1. Prepare dough
                            2. Place dough in fridge for 12 hours
                            3. Cut into small sizes and shape into balls
                            4. Allow to rest for a few hours

                            I am:

                            1. Cutting dough and rolling them into balls
                            2. Proofing in the fridge for 12 hours
                            3. Remove from fridge for 1-2 hrs
                            4. Shape and bake

                            I am wondering if there is any advantage in cutting and shaping after the 12 hr proofing. I will give that a try and see if there is any difference in the stiffness of the dough..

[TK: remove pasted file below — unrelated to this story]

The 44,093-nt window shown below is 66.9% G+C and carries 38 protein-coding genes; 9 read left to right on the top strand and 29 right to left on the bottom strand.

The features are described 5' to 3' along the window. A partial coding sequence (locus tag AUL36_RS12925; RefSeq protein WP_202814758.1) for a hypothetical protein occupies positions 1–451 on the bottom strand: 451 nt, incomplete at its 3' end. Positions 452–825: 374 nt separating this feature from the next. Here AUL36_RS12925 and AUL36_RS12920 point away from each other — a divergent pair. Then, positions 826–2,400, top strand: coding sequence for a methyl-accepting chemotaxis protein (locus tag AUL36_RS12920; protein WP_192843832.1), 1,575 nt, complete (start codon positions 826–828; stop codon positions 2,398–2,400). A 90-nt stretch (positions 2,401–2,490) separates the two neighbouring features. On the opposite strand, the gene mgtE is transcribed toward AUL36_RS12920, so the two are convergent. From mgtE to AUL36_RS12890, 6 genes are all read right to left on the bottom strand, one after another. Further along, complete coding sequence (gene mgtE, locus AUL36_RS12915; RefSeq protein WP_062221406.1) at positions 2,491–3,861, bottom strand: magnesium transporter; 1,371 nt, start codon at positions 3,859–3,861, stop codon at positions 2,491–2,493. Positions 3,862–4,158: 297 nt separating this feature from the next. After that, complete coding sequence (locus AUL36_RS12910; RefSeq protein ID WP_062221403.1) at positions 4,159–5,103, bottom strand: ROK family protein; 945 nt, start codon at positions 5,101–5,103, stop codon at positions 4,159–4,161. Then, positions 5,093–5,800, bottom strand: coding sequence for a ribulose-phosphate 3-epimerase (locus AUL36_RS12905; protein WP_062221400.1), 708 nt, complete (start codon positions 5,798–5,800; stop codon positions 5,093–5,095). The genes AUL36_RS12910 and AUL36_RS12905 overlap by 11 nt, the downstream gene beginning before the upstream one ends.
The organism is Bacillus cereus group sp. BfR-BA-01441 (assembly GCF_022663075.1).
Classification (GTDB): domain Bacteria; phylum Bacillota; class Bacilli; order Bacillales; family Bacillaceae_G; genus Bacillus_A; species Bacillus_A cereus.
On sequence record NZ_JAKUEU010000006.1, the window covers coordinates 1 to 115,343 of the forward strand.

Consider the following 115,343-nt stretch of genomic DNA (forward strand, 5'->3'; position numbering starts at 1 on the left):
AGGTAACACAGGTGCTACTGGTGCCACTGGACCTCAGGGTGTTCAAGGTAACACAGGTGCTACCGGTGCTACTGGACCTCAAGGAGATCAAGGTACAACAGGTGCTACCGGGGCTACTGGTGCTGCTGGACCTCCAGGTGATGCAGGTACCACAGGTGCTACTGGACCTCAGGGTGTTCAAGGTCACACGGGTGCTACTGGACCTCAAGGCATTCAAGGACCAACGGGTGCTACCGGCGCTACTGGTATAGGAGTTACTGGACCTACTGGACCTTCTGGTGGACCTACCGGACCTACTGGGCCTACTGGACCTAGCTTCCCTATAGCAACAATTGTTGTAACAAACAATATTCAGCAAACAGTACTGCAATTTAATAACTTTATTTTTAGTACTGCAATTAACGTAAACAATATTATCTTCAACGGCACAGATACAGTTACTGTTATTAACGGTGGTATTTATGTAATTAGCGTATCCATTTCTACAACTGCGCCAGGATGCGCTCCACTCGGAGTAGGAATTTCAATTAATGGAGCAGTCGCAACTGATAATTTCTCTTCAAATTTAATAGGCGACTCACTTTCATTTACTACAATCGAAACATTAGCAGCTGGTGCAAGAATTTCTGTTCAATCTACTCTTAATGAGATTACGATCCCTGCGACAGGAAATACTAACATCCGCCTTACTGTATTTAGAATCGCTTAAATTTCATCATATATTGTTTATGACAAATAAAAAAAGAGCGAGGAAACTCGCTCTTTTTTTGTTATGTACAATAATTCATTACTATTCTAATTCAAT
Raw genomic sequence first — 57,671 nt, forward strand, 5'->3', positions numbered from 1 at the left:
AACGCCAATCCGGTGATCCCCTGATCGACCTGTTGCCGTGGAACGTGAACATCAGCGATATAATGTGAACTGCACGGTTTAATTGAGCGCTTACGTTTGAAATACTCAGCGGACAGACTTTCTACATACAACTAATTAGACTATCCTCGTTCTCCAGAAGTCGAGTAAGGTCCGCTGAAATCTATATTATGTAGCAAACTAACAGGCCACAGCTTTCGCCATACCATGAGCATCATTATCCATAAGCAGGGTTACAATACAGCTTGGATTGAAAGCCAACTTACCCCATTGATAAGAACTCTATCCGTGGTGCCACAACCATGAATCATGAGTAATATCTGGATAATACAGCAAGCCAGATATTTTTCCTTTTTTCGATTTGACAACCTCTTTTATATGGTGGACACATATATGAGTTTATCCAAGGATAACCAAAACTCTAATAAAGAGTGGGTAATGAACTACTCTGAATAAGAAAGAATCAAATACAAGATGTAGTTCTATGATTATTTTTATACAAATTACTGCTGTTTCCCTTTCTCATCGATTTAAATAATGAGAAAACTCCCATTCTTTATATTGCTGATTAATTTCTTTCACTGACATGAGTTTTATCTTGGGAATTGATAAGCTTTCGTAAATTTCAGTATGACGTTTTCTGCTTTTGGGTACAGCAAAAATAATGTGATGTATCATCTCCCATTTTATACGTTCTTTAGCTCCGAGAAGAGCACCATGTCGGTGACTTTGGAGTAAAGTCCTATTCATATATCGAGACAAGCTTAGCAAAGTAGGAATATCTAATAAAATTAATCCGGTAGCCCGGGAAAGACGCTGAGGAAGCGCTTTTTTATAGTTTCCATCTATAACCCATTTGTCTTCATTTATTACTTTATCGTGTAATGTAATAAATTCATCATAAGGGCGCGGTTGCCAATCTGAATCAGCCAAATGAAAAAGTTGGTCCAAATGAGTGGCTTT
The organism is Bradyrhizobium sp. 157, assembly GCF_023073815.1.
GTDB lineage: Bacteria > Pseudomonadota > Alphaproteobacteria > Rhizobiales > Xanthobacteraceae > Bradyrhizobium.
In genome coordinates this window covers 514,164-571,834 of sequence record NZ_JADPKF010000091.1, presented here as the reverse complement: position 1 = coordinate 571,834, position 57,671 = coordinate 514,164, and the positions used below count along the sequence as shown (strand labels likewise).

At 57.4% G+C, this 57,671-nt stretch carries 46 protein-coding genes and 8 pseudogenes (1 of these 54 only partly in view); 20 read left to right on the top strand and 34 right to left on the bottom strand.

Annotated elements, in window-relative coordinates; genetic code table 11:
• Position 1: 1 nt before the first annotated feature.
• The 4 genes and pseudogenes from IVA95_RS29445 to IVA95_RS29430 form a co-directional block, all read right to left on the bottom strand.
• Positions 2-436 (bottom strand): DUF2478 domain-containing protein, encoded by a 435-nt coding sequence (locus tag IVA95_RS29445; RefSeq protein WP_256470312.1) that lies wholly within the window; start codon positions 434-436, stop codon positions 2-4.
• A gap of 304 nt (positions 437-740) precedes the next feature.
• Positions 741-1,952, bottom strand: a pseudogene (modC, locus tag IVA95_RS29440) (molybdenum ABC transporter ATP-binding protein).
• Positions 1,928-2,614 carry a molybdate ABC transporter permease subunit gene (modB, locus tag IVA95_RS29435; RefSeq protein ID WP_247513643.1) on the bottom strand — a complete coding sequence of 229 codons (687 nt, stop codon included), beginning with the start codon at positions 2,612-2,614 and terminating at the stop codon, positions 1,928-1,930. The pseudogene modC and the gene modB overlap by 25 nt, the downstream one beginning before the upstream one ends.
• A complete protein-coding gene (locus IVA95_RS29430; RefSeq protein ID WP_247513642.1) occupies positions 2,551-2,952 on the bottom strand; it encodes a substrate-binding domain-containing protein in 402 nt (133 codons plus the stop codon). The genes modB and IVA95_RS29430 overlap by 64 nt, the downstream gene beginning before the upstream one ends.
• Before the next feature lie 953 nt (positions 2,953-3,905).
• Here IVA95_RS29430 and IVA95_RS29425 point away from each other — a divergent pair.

Rossco
                            / Rossco

                            Comment


                            • #15
                              Re: Silky, Stretchable Dough - How??????

                              The salt will make a difference if the dough is too slack. Salt tightens and sets a gluten structure. But, since your dough isn't/wasn't slack at all, I'd do what you're doing and check both kneading and rest time.

                              Are you kneading by hand or with a stand mixer? How long? Does your dough pass the window pane test? Is it at room temperature when you start to shape?

                              Stan

                              ps...weather (and humidity) definitely makes a difference. It's only 2-3 percent, but that's huge in bread baking.